Recently published CIA exploits uncovered the ability for intelligence agencies to hack into Samsung smart TVs, but it appears the flaws in Samsung’s ecosystem run much deeper. Motherboard reports that security researchers are preparing to unveil as many as 40 zero-day exploits for Samsung’s Tizen operating system. Samsung uses Tizen on a range of TVs, smartwatches, and phones, and the vulnerabilities will allow attackers to hack the devices remotely.
Tizen runs on around 30 million TVs, and Samsung plans to have 10 million phones running the software by the end of the year. Samsung has attempted to move to Tizen on its devices as a way to loosen its reliance on Google’s Android software, but it’s clear Tizen isn’t secure and ready for popular devices like the company’s Galaxy range of handsets.
Israeli researcher Amihai Neiderman claims Samsung’s open-source Tizen operating system “may be the worst code I've ever seen,” noting in an interview with Motherboard that “you can see that nobody with any understanding of security looked at this code or wrote it. It's like taking an undergraduate and letting him program your software."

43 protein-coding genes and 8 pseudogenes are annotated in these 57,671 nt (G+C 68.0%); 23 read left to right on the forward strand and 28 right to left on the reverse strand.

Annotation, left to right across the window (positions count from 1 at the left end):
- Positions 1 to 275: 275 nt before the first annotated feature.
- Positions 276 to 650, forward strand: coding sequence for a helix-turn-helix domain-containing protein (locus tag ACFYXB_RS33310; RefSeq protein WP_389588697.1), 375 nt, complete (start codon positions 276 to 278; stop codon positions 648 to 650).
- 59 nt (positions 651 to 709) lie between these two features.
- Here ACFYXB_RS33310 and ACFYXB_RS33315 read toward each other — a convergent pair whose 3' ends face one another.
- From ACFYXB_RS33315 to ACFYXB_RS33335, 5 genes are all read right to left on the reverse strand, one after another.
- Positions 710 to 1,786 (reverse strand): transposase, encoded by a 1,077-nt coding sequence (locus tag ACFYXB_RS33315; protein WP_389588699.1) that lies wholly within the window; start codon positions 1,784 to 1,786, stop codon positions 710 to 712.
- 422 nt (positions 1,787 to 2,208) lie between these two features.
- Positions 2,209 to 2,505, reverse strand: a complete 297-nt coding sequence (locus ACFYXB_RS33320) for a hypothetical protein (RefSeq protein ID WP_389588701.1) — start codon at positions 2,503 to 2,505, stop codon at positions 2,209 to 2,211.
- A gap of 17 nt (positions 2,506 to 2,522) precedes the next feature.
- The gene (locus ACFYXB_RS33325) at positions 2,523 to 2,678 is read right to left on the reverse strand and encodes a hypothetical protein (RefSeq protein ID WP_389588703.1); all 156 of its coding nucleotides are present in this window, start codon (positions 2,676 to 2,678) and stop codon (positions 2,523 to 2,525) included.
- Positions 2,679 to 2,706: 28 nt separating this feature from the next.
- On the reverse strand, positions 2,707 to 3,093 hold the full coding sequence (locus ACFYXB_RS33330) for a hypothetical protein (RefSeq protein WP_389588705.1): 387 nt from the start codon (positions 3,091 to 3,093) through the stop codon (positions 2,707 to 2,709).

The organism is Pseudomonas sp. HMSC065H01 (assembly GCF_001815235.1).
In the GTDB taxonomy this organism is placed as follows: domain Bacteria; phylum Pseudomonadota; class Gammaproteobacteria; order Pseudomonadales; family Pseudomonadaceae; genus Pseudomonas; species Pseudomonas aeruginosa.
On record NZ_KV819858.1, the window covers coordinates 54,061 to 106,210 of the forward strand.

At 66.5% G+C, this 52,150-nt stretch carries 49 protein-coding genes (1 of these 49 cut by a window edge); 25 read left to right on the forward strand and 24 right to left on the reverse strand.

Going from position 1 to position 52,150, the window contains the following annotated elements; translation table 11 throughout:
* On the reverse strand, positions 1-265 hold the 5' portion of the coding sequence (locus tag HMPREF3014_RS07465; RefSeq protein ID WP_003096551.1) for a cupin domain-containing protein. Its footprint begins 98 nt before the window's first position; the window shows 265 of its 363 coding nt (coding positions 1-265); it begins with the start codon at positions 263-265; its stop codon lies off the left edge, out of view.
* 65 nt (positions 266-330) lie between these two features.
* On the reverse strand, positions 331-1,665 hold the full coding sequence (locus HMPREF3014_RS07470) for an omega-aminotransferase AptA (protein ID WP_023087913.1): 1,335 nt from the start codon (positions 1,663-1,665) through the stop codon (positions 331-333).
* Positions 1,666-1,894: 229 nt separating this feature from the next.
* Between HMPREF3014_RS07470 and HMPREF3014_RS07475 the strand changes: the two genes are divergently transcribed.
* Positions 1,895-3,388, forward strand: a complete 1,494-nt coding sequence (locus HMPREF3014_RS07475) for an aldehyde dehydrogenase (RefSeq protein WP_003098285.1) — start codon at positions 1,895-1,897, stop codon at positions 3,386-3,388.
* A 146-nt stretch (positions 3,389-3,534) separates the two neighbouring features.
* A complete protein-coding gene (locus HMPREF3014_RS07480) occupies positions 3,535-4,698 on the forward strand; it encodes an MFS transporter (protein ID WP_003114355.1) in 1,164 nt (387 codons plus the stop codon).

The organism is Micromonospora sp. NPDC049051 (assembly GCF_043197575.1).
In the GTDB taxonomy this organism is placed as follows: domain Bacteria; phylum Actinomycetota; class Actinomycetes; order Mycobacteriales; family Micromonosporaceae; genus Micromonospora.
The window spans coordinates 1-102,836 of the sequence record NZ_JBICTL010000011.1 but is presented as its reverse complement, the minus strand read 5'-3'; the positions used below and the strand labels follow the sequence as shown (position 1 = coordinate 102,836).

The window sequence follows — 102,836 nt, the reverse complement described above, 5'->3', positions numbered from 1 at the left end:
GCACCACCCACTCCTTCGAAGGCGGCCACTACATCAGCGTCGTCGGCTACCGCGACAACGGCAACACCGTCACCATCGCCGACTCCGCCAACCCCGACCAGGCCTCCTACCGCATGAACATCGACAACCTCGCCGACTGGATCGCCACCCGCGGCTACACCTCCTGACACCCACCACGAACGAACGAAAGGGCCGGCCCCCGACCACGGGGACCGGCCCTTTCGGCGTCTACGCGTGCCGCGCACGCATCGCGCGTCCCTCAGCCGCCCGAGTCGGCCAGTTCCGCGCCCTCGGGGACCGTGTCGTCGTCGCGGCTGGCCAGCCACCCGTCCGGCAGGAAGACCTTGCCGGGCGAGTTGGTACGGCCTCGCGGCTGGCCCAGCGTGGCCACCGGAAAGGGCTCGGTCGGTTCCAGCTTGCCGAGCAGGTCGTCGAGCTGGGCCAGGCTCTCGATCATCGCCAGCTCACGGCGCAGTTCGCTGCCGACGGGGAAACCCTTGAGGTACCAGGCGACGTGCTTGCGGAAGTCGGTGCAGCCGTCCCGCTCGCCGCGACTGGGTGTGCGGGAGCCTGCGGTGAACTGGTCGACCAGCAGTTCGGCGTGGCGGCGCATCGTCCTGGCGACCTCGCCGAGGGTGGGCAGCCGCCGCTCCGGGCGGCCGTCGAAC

Neiderman has uncovered a number of flaws that can be triggered remotely, but one of them appears to be major security issue in Samsung’s operating system. One flaw lets attackers hijack a TV and install malicious code on it, allowing any hacker to take full control over a TV through the TizenStore software. Neiderman plans to fully detail his findings during a talk at Kaspersky Lab's Security Analyst Summit on Monday.
Samsung initially responded to Neiderman with an automated email response, but after Motherboard’s report the company says it is “fully committed to cooperating with Mr. Neiderman to mitigate any potential vulnerabilities.”